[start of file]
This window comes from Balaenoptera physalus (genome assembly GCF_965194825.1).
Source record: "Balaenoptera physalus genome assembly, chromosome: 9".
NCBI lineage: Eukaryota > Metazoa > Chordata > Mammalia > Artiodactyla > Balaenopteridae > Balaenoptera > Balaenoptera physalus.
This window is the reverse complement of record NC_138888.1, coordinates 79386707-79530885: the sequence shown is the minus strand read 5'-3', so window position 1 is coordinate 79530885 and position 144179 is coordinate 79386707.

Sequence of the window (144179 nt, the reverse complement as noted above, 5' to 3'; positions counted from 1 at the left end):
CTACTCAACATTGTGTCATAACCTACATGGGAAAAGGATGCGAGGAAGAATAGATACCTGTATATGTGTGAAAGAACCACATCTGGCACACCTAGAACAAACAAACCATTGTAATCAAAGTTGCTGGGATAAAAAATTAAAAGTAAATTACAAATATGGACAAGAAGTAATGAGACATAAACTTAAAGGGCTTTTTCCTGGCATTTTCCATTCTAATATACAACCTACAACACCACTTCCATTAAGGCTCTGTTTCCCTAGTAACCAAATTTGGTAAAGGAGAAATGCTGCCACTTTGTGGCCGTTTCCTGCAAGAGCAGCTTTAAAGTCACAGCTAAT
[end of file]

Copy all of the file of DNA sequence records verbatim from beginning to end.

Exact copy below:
This window comes from Balaenoptera physalus (genome assembly GCF_965194825.1).
Source record: "Balaenoptera physalus genome assembly, chromosome: 9".
NCBI lineage: Eukaryota > Metazoa > Chordata > Mammalia > Artiodactyla > Balaenopteridae > Balaenoptera > Balaenoptera physalus.
This window is the reverse complement of record NC_138888.1, coordinates 79386707-79530885: the sequence shown is the minus strand read 5'-3', so window position 1 is coordinate 79530885 and position 144179 is coordinate 79386707.

Sequence of the window (144179 nt, the reverse complement as noted above, 5' to 3'; positions counted from 1 at the left end):
CTACTCAACATTGTGTCATAACCTACATGGGAAAAGGATGCGAGGAAGAATAGATACCTGTATATGTGTGAAAGAACCACATCTGGCACACCTAGAACAAACAAACCATTGTAATCAAAGTTGCTGGGATAAAAAATTAAAAGTAAATTACAAATATGGACAAGAAGTAATGAGACATAAACTTAAAGGGCTTTTTCCTGGCATTTTCCATTCTAATATACAACCTACAACACCACTTCCATTAAGGCTCTGTTTCCCTAGTAACCAAATTTGGTAAAGGAGAAATGCTGCCACTTTGTGGCCGTTTCCTGCAAGAGCAGCTTTAAAGTCACAGCTAAT